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NORFOLK, Va. — A Canadian man was sentenced to 40 years in prison Dec. 1 for orchestrating an online sextortion scheme and producing images of child sexual abuse. U.S. Immigration and Customs Enforcement’s Homeland Security Investigations (HSI) and the Virginia Beach Police Department (VBPD) investigated the case.
“After nearly a decade, this case is finally coming to a close because of the relentless work of law enforcement,” said Raymond Villanueva, special agent in charge of HSI Washington, D.C. “Viscomi manipulated young victims into engaging in sexually explicit conduct, and then once identified, fought tirelessly to avoid facing charges for his actions. Today justice was served, and another child predator is behind bars.”
According to court documents, HSI and VBPD first identified Marco Viscomi, 36, of Ontario, in 2012 after a father reported that his daughters, ages 13 and 17 at the time, were sexually extorted online. He told VBPD that the person threatened the sisters and forced them to engage in sexually explicit conduct while he watched from Canada. VBPD and HSI traced the investigation to Ontario, where the agencies identified Viscomi, a then-26-year-old medical student, as the perpetrator.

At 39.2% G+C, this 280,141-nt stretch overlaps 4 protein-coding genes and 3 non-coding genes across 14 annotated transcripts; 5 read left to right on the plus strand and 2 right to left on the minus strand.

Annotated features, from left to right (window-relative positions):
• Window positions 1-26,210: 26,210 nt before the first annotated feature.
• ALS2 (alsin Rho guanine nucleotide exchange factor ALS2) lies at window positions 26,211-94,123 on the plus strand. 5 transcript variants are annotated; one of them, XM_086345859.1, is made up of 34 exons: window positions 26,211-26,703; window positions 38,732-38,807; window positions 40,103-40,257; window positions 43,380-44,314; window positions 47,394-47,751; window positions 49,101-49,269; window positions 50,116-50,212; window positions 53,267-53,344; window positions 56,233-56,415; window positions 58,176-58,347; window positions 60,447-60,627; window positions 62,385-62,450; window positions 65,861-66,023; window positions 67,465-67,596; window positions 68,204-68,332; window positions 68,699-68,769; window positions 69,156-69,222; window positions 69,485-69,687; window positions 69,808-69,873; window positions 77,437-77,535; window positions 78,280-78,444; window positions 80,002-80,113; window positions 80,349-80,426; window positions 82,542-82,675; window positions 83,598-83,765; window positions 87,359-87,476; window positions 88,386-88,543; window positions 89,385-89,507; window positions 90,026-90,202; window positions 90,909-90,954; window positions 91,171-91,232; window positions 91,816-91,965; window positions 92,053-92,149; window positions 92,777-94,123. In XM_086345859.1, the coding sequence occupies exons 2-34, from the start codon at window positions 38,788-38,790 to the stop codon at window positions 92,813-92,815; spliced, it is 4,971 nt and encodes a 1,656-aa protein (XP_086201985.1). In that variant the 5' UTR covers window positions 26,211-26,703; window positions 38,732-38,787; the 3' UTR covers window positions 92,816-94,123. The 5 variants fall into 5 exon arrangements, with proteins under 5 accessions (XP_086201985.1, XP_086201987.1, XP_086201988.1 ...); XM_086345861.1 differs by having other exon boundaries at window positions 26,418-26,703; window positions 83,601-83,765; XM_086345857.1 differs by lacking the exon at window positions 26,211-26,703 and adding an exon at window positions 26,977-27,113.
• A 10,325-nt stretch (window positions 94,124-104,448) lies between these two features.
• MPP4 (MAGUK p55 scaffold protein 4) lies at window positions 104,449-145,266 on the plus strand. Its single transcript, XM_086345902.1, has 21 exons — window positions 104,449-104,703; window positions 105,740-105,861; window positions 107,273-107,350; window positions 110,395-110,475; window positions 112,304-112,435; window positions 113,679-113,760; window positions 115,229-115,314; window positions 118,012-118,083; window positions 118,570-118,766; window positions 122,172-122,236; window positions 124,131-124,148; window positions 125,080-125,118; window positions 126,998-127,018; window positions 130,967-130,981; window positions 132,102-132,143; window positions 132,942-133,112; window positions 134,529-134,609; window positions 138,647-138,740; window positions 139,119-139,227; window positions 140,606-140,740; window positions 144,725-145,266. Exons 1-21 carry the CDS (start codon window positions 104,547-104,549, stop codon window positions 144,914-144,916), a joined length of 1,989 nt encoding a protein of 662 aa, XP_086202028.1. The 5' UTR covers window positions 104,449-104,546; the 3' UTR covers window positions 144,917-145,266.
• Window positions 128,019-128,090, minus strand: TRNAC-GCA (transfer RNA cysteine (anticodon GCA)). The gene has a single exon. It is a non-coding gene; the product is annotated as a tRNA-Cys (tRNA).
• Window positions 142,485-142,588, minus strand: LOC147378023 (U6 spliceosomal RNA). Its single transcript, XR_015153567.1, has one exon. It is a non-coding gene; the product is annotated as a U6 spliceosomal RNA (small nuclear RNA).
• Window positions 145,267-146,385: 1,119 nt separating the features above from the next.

“The defendant repeatedly engaged in the sexual exploitation and extortion of numerous young girls using threats and fear to commit devastating crimes,” said Raj Parekh, Acting U.S. attorney for the Eastern District of Virginia. “As this case demonstrates, we will aggressively pursue perpetrators of this unfathomable form of abuse — no matter how long it takes — to help bring a measure of justice and healing for the victims.”
Additional investigation uncovered Viscomi had engaged in similar sextortion conduct with hundreds of other victims. HSI identified and located over 70 such minors, including several sets of sisters Viscomi terrorized online. In July 2012, Viscomi was charged in federal court in the Eastern District of Virginia and arrested in Canada. He fought extradition to the United States until December 2019, when the Canadian courts finally ordered him to be extradited to Norfolk to face the charges.
Assistant U.S. Attorneys Elizabeth M. Yusi and E. Rebecca Gantt prosecuted the case.
HSI is the principal investigative arm of the U.S. Department of Homeland Security, responsible for investigating transnational crime and threats, specifically those criminal organizations that exploit the global infrastructure through which international trade, travel and finance move. HSI’s workforce of over 10,400 employees consists of more than 6,800 special agents assigned to 225 cities throughout the United States and 93 overseas locations in 56 countries. HSI’s international presence represents DHS’ largest investigative law enforcement presence abroad and one of the largest international footprints in U.S. law enforcement.
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